2. Coping mechanisms  

Along the way in this intense journey, there are a few mechanisms you can use to aid your recovery and help yourself. 

If you have a panic attack at night and your brain is doing overtime, thus resulting in not being able to sleep. I would suggest investing in some ear plugs, putting relaxing music on YouTube and practising breathing exercises. These techniques, in particular the breathing exercises will really help slow down the palpitations and regulate breathing. (This can be applied any time of day). 

If you have one during the day and you are occupied, you can try the breathing exercises. Or splashing your face with cold water, maybe leaving the room and taking 5 minutes to calm down. It’s jusg about finding out what works for you as an individual, we all suffer for different reason in different ways. 

Last but not least, keep things in perspective. Remember you haven’t always had this disorder, more than likely an event has triggered it. Which means, there is light at the end of the tunnel and you can overcome it. It’s just going to take a lot of mental strength and determination. You got this! 

Dysfunctional socially: living with functioning anxiety 

top tips

You can often be in a room full of people but feel completely and utterly alone. You can be in a social situation, with a huge grin on your face; eyes wide, speaking and laughing confidently. But inside, your heart is beating so fast you think it possibly may burst through your chest, your hands are clammy, and you can’t stop fidgeting. Your legs are shaking, tapping. Tapping to an unknown beat only you can hear in your mind. Tap. Tap. Tap.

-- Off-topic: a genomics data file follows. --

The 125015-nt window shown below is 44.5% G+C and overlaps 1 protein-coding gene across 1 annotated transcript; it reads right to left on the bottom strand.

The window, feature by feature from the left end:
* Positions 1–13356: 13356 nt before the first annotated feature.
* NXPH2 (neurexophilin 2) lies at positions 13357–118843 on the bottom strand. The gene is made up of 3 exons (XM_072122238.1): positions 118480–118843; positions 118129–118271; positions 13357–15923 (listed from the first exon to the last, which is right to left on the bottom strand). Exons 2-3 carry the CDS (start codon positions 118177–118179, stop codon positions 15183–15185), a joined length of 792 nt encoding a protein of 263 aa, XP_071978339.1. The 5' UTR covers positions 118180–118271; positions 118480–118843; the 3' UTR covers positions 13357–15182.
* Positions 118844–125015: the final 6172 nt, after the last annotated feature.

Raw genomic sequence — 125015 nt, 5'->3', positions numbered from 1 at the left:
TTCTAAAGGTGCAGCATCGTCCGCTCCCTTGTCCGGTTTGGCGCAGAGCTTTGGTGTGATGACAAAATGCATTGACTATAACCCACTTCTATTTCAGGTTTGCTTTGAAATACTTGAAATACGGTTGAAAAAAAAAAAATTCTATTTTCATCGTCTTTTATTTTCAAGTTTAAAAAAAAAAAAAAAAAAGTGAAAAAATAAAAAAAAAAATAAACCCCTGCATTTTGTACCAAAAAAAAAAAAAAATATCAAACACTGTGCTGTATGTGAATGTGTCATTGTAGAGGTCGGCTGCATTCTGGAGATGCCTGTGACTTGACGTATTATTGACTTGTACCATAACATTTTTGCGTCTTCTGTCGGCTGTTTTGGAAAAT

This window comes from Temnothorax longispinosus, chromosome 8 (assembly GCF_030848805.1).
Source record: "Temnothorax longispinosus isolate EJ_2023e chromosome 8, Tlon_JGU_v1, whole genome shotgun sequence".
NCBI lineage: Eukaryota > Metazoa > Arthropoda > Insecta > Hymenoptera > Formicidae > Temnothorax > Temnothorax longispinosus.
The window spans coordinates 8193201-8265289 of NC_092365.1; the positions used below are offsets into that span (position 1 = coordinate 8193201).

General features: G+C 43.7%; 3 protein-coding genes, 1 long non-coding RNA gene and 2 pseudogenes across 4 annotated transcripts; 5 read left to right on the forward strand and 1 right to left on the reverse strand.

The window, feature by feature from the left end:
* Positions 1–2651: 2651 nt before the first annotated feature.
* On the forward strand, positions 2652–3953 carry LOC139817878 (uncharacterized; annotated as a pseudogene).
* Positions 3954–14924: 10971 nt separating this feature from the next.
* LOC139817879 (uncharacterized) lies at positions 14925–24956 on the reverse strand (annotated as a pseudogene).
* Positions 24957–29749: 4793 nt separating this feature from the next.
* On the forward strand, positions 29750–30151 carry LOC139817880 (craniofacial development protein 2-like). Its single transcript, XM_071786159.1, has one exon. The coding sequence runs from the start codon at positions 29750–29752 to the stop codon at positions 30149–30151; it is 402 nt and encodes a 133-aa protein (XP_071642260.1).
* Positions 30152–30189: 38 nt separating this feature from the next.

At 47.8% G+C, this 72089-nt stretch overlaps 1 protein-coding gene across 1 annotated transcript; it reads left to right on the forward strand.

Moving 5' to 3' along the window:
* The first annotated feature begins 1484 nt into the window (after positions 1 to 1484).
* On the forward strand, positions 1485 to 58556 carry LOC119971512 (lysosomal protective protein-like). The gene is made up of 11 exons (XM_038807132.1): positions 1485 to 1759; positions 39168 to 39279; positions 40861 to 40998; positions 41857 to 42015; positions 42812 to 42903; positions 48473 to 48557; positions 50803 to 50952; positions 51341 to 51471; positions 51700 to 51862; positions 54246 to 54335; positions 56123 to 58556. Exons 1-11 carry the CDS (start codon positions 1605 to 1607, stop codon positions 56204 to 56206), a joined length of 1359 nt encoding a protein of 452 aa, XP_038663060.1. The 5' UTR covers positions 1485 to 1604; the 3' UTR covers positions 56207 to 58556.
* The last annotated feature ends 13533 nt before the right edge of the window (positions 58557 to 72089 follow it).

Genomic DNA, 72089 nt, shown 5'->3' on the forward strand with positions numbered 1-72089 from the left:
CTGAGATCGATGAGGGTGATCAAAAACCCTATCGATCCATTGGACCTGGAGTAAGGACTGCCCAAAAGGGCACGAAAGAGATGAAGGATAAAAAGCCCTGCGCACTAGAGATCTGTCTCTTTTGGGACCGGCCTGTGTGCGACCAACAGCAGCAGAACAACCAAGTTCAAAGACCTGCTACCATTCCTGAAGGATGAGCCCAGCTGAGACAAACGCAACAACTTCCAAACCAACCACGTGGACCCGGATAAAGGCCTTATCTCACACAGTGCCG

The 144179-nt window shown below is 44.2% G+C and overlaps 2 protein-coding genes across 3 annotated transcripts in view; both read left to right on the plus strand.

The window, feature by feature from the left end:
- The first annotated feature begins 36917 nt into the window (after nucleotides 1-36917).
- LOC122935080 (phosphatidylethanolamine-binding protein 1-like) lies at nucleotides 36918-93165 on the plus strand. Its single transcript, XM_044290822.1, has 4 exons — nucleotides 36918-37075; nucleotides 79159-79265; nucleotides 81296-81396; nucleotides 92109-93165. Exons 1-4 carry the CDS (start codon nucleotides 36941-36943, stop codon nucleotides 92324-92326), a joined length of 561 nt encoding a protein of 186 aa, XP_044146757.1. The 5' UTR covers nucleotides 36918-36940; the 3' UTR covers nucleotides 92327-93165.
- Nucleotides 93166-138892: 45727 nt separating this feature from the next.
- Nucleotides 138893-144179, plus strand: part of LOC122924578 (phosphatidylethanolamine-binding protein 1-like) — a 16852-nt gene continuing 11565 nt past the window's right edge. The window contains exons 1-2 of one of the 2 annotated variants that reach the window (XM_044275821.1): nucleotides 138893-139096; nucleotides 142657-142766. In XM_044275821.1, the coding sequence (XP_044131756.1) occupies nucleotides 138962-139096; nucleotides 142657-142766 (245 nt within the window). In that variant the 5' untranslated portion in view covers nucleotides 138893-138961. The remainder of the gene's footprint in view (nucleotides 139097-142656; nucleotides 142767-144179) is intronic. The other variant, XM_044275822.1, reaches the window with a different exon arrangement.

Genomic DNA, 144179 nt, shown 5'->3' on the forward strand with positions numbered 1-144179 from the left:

Living with anxiety is far from easy. And having panic attacks at any given time can be nerve wrecking to say the least. But I feel there’s a lot of people out there who live day to day with functioning anxiety. Meaning, you have anxiety to an extent – but you can still socially function. This is perhaps a blessing and a curse. In one sense, the fact you can socialise can be a positive distraction. But it’s always a curse in the sense that people who don’t understand how functioning anxiety works – can often assume your ‘anxiety’ doesn’t exist. Simply because you still have a life, and try to enjoy it where you can. 

I just wanted to clear up some common misconceptions for those who aren’t aware of functioning anxiety, and give some helpful tips for those struggling. 

  1. Deception – it’s hugely deceiving for people who aren’t aware of your mental state. Depression is often a side affect of anxiety (or a common mental state which goes hand in hand with anxiety). Meaning that you have ups and downs. Just because you still socialise alot of the time and appear ‘normal’. Don’t let anyone tell you that you are stable, if you know deep down you need help. 
  2. ‘She’s just saying that for attention’ – others who say this about you may do it for a number of reasons. But you know yourself whether you are ill or not. And the everyday struggles you face. Ignore this type of comment, and comtinue to try to combat your demons. 
  3. Talk the talk – sometimes sharing your problems or just admitting something is wrong can be the first step towards recovery. 
  4. Light at the end of the tunnel – although it may not seem like you will ever recover. You can do it. You have to be mentally strong and learn to control your condition. Until it no longer exists. It won’t be easy – you will no doubt, have several break downs along the way. But you can do it! 

So next time you assume someone is ok just because they function in a seemingly normal way. How about you don’t assume anything? 

Because you don’t know what that person is going through. Maybe their mum just died of cancer and they are battling depression, but their way of dealing with it is to go out and drink with friends? 

Everybody deals with their problems in their own ways. What we need less of is judgmental behaviour. We need to raise awareness of the importance of mental health, and start discussion. Because discussion can often lead to cures.